Voluntary Genital Ablations: Contrasting the Cutters and Their Clients


  • Robyn A. Jackowich BA,

    1. Department of Obstetrics and Gynaecology, University of British Columbia, Vancouver, BC, Canada
    2. Department of Urologic Sciences, University of British Columbia, Vancouver, BC, Canada
    Search for more papers by this author
  • Rachel Vale MD,

    1. Division of Dermatology, University of Toronto, Toronto, ON, Canada
    Search for more papers by this author
  • Kayla Vale MD,

    1. Department of Family Medicine, McMaster University, Vancouver, BC, Canada
    Search for more papers by this author
  • Richard J. Wassersug PhD,

    1. Department of Medical Neuroscience, Halifax, Nova Scotia, Canada
    2. Australian Research Centre in Sex, Health and Society, La Trobe University, Melbourne, Vic., Australia
    Search for more papers by this author
  • Thomas W. Johnson PhD

    Corresponding author
    1. Department of Anthropology (Emeritus), California State University-Chico, Fulton, CA, USA
    • Corresponding Author: Thomas W. Johnson, PhD, Department of Anthropology (Emeritus), California State University, Chico, P.O. Box 50, Fulton, CA 95439-0050, USA. Tel: +1 (707) 528-7725; E-mail: twj@sonic.net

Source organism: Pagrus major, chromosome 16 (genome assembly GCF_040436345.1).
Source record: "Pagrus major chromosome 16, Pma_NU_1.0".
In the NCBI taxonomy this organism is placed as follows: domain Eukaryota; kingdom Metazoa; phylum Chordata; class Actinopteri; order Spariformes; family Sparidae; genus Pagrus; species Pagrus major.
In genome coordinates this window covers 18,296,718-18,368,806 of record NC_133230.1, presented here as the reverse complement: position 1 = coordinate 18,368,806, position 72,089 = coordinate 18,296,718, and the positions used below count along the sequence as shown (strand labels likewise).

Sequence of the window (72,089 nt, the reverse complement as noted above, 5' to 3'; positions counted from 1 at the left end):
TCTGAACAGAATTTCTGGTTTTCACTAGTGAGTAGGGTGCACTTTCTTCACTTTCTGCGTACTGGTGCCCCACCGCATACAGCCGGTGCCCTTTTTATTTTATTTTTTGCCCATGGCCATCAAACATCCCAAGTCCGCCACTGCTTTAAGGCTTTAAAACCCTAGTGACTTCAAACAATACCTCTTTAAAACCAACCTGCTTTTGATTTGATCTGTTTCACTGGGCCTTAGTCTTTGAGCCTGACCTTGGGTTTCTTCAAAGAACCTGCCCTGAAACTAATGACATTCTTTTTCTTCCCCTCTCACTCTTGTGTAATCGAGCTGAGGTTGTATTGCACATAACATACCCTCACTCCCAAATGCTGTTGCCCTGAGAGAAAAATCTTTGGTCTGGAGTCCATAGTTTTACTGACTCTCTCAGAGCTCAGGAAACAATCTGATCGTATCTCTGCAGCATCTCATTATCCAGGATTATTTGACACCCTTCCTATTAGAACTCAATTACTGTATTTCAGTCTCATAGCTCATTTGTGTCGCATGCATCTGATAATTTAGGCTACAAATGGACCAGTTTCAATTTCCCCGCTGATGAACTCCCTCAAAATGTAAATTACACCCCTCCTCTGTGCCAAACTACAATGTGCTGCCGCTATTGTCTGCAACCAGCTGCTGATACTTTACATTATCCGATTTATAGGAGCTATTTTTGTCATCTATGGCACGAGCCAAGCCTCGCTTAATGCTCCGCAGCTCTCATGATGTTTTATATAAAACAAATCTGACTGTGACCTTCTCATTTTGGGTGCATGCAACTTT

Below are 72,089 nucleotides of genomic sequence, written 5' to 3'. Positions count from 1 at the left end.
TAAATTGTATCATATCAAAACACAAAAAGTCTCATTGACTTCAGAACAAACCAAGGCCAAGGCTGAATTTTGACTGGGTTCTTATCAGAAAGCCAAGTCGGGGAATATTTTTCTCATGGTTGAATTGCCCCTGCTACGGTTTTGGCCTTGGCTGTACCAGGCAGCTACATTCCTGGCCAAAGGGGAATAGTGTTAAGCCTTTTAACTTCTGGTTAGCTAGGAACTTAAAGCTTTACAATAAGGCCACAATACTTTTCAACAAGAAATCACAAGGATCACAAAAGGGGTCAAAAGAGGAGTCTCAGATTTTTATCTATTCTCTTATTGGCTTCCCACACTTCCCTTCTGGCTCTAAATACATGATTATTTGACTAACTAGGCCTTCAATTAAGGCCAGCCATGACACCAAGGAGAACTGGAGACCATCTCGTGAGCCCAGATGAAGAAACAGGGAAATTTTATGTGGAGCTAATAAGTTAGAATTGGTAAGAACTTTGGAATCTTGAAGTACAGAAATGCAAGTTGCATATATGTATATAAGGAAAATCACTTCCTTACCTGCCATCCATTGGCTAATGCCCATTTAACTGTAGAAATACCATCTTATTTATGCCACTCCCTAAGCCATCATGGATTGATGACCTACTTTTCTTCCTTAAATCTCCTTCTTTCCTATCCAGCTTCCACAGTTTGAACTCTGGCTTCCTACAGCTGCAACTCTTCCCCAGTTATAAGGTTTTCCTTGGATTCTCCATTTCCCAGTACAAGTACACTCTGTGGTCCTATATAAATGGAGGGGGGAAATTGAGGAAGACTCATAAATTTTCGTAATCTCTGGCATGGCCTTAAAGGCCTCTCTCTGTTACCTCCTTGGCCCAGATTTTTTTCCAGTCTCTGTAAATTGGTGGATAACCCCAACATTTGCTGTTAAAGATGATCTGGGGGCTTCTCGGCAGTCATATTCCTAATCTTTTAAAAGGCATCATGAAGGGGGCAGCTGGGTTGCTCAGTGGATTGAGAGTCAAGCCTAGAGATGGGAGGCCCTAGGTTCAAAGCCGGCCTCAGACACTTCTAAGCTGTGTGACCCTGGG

Search for more papers by this author



Some healthy males voluntarily seek castration without a recognized medical need. There are currently no standards of care for these individuals, which cause many of them to obtain surgery outside of a licensed medical setting. We seek to understand who performs these surgeries.


This study aims to characterize individuals who perform or assist in genital ablations outside of the healthcare system.


A cross-sectional Internet survey posted on eunuch.org received 2,871 responses. We identified individuals who had performed or assisted in human castrations (“cutters”; n = 98) and compared this group with all other survey respondents (n = 2,773), who had not assisted in castrations. Next we compared the cutters with the voluntary eunuchs. Lastly, because many of the cutters have themselves been castrated, we also divided the physically castrated population (n = 278) into cutters (n = 44) and noncutters (n = 234) and compared them.

Main Outcome Measures

Self-reported questionnaires were used to collect demographic information, gender identity and presentation, selected childhood experiences, and history of aggressive behaviors, self-harming behaviors, and hospitalization.


Distinguishing characteristics of cutters included: (i) presenting themselves as very masculine, (ii) having had their longest sexual relationship with a man, (iii) growing up on a farm, (iv) witnessing animal castrations, (v) having a history of sexually inappropriate behavior, (vi) having been threatened with genital mutilation as a child, (vii) having a history of self-harm, (viii) being raised in a devoutly Christian household, (ix) having had an underground castration themselves, and (x) having body piercings and/or tattoos.


This study may help identify individuals who are at risk of performing illegal castrations. That information may help healthcare providers protect individuals with extreme castration ideations from injuring themselves or others. Jackowich RA, Vale R, Vale K, Wassersug RJ, and Johnson TW. Voluntary genital ablations: Contrasting the cutters and their clients. Sex Med 2014;2:121–132.